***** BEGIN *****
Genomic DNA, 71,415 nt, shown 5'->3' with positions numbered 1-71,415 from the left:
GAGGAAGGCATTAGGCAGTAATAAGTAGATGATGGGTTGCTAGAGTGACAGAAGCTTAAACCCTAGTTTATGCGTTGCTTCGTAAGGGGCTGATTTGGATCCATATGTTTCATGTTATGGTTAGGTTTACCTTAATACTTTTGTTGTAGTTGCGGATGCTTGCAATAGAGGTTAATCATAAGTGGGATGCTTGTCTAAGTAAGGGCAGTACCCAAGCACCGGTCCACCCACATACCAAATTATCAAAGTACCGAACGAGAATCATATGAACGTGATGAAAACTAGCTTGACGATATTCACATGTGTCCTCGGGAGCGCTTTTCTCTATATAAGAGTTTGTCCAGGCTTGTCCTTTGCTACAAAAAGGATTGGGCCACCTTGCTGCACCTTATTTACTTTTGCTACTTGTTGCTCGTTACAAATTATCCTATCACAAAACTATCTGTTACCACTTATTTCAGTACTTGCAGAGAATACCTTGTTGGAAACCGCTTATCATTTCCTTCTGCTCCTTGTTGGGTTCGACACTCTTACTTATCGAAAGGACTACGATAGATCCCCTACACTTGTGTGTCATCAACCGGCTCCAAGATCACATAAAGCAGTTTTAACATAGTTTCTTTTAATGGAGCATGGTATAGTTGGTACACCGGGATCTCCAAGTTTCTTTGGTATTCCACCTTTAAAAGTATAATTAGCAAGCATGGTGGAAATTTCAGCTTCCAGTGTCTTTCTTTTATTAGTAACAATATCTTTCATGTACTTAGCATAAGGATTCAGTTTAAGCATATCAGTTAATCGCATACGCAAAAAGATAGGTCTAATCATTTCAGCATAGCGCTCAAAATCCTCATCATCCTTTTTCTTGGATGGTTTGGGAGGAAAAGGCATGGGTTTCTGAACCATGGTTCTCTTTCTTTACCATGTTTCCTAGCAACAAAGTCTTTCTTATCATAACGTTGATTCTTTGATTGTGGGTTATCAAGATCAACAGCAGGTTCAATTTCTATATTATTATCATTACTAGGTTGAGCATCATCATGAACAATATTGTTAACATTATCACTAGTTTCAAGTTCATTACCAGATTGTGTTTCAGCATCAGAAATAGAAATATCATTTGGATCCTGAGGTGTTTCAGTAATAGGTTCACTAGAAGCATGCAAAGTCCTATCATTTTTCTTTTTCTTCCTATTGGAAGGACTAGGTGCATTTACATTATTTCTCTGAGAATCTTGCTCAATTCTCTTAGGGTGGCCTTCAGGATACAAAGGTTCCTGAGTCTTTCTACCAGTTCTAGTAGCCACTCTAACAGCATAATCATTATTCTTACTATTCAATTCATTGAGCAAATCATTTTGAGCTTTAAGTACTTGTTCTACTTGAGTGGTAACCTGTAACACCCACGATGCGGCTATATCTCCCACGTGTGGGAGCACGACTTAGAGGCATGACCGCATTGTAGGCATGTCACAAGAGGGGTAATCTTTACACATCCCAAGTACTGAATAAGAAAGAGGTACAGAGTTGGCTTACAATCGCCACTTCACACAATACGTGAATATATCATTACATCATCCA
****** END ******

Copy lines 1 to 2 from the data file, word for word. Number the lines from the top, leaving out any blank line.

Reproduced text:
Genomic DNA, 71,415 nt, shown 5'->3' with positions numbered 1-71,415 from the left:
GAGGAAGGCATTAGGCAGTAATAAGTAGATGATGGGTTGCTAGAGTGACAGAAGCTTAAACCCTAGTTTATGCGTTGCTTCGTAAGGGGCTGATTTGGATCCATATGTTTCATGTTATGGTTAGGTTTACCTTAATACTTTTGTTGTAGTTGCGGATGCTTGCAATAGAGGTTAATCATAAGTGGGATGCTTGTCTAAGTAAGGGCAGTACCCAAGCACCGGTCCACCCACATACCAAATTATCAAAGTACCGAACGAGAATCATATGAACGTGATGAAAACTAGCTTGACGATATTCACATGTGTCCTCGGGAGCGCTTTTCTCTATATAAGAGTTTGTCCAGGCTTGTCCTTTGCTACAAAAAGGATTGGGCCACCTTGCTGCACCTTATTTACTTTTGCTACTTGTTGCTCGTTACAAATTATCCTATCACAAAACTATCTGTTACCACTTATTTCAGTACTTGCAGAGAATACCTTGTTGGAAACCGCTTATCATTTCCTTCTGCTCCTTGTTGGGTTCGACACTCTTACTTATCGAAAGGACTACGATAGATCCCCTACACTTGTGTGTCATCAACCGGCTCCAAGATCACATAAAGCAGTTTTAACATAGTTTCTTTTAATGGAGCATGGTATAGTTGGTACACCGGGATCTCCAAGTTTCTTTGGTATTCCACCTTTAAAAGTATAATTAGCAAGCATGGTGGAAATTTCAGCTTCCAGTGTCTTTCTTTTATTAGTAACAATATCTTTCATGTACTTAGCATAAGGATTCAGTTTAAGCATATCAGTTAATCGCATACGCAAAAAGATAGGTCTAATCATTTCAGCATAGCGCTCAAAATCCTCATCATCCTTTTTCTTGGATGGTTTGGGAGGAAAAGGCATGGGTTTCTGAACCATGGTTCTCTTTCTTTACCATGTTTCCTAGCAACAAAGTCTTTCTTATCATAACGTTGATTCTTTGATTGTGGGTTATCAAGATCAACAGCAGGTTCAATTTCTATATTATTATCATTACTAGGTTGAGCATCATCATGAACAATATTGTTAACATTATCACTAGTTTCAAGTTCATTACCAGATTGTGTTTCAGCATCAGAAATAGAAATATCATTTGGATCCTGAGGTGTTTCAGTAATAGGTTCACTAGAAGCATGCAAAGTCCTATCATTTTTCTTTTTCTTCCTATTGGAAGGACTAGGTGCATTTACATTATTTCTCTGAGAATCTTGCTCAATTCTCTTAGGGTGGCCTTCAGGATACAAAGGTTCCTGAGTCTTTCTACCAGTTCTAGTAGCCACTCTAACAGCATAATCATTATTCTTACTATTCAATTCATTGAGCAAATCATTTTGAGCTTTAAGTACTTGTTCTACTTGAGTGGTAACCTGTAACACCCACGATGCGGCTATATCTCCCACGTGTGGGAGCACGACTTAGAGGCATGACCGCATTGTAGGCATGTCACAAGAGGGGTAATCTTTACACATCCCAAGTACTGAATAAGAAAGAGGTACAGAGTTGGCTTACAATCGCCACTTCACACAATACGTGAATATATCATTACATCATCCA